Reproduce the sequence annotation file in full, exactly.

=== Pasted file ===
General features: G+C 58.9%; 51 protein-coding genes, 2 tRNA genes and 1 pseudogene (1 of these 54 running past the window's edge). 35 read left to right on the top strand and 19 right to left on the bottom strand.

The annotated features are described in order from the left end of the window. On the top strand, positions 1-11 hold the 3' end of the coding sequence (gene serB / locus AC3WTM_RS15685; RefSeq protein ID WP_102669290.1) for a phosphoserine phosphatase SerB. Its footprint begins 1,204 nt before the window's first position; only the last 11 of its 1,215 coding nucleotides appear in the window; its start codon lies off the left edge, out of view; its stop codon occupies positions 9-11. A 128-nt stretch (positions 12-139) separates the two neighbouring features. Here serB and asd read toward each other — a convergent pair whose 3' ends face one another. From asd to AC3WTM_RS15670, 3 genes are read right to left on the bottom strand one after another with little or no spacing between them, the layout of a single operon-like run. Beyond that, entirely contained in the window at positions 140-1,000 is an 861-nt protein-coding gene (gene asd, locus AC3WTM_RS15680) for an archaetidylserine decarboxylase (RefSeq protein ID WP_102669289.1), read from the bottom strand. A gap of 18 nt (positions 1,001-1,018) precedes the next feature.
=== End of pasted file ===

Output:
General features: G+C 58.9%; 51 protein-coding genes, 2 tRNA genes and 1 pseudogene (1 of these 54 running past the window's edge). 35 read left to right on the top strand and 19 right to left on the bottom strand.

The annotated features are described in order from the left end of the window. On the top strand, positions 1-11 hold the 3' end of the coding sequence (gene serB / locus AC3WTM_RS15685; RefSeq protein ID WP_102669290.1) for a phosphoserine phosphatase SerB. Its footprint begins 1,204 nt before the window's first position; only the last 11 of its 1,215 coding nucleotides appear in the window; its start codon lies off the left edge, out of view; its stop codon occupies positions 9-11. A 128-nt stretch (positions 12-139) separates the two neighbouring features. Here serB and asd read toward each other — a convergent pair whose 3' ends face one another. From asd to AC3WTM_RS15670, 3 genes are read right to left on the bottom strand one after another with little or no spacing between them, the layout of a single operon-like run. Beyond that, entirely contained in the window at positions 140-1,000 is an 861-nt protein-coding gene (gene asd, locus AC3WTM_RS15680) for an archaetidylserine decarboxylase (RefSeq protein ID WP_102669289.1), read from the bottom strand. A gap of 18 nt (positions 1,001-1,018) precedes the next feature.